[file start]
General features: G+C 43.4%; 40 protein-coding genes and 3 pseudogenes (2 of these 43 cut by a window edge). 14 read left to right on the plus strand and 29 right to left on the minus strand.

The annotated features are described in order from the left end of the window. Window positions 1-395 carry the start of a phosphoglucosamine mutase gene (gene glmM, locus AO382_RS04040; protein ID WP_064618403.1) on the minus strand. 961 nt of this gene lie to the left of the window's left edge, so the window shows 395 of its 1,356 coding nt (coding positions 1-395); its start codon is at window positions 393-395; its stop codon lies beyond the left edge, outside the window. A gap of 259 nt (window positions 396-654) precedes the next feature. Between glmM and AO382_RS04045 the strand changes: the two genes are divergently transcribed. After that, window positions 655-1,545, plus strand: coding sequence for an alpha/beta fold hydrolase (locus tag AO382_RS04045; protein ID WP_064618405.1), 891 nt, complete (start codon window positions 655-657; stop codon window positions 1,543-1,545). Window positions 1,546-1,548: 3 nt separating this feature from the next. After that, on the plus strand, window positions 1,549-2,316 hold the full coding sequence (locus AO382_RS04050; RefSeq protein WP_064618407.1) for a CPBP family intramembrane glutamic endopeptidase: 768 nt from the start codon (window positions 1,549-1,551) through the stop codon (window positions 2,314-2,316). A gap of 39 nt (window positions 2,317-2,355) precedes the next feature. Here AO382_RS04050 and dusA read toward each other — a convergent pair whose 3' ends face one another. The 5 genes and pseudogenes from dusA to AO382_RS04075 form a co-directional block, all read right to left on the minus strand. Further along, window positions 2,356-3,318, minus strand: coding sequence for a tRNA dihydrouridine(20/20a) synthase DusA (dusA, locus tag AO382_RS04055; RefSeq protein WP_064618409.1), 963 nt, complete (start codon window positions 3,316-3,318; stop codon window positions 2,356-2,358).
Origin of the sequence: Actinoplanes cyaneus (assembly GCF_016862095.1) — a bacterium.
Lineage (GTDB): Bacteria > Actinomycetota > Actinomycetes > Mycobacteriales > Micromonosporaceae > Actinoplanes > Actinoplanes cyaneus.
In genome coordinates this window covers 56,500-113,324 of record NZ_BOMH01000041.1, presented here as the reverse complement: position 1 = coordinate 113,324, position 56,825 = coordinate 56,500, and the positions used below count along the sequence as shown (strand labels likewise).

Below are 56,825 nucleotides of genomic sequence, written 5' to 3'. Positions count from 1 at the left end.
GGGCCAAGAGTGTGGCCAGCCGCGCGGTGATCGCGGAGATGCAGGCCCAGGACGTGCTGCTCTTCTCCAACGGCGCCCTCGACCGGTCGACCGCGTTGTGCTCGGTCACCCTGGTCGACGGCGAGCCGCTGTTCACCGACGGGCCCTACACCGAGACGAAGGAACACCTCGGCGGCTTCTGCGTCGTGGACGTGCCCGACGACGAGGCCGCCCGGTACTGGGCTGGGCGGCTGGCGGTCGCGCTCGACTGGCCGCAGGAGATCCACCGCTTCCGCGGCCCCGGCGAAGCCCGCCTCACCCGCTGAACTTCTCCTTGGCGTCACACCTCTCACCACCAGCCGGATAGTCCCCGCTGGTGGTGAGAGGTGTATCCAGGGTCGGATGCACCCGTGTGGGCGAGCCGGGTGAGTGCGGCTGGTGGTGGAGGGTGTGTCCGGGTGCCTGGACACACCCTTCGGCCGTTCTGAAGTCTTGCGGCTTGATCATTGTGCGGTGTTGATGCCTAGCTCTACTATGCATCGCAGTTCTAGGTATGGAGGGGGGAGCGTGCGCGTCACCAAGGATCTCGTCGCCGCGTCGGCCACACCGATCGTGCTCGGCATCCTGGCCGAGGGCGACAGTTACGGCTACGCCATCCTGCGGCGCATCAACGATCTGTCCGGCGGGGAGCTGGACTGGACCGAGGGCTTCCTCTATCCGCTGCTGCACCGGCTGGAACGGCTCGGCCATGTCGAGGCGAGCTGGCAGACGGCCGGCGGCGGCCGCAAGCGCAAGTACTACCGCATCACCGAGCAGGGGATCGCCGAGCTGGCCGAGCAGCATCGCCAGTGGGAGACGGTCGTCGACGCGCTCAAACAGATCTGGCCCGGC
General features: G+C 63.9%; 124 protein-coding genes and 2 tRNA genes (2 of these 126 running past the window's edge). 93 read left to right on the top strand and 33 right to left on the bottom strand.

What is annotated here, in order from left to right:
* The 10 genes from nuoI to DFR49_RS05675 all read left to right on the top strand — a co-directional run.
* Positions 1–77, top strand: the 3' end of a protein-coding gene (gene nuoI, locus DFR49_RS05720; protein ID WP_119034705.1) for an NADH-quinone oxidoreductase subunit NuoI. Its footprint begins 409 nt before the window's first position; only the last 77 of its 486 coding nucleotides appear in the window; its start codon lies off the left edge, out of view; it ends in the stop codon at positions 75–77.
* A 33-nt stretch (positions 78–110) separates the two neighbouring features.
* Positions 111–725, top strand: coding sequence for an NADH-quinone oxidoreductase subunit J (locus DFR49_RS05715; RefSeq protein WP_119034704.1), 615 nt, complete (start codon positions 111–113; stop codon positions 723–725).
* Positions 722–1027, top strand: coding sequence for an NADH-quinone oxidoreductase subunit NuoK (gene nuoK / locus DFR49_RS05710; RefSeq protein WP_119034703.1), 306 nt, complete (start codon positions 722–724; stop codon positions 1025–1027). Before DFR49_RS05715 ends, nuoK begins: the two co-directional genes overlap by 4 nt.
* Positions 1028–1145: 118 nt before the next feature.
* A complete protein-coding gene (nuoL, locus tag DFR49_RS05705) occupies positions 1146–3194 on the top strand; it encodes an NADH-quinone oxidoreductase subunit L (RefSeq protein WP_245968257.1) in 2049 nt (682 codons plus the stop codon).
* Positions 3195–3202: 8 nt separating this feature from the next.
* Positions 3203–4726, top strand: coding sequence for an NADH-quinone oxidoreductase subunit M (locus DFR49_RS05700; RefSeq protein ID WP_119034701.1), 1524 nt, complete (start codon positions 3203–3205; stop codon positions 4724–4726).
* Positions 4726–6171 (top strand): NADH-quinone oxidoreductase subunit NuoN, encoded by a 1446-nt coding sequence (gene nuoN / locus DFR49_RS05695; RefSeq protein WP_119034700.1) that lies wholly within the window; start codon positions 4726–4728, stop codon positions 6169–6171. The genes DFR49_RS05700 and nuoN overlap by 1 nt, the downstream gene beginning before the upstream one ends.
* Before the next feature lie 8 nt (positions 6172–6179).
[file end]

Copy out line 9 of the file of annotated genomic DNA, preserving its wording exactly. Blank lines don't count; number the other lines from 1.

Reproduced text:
What is annotated here, in order from left to right: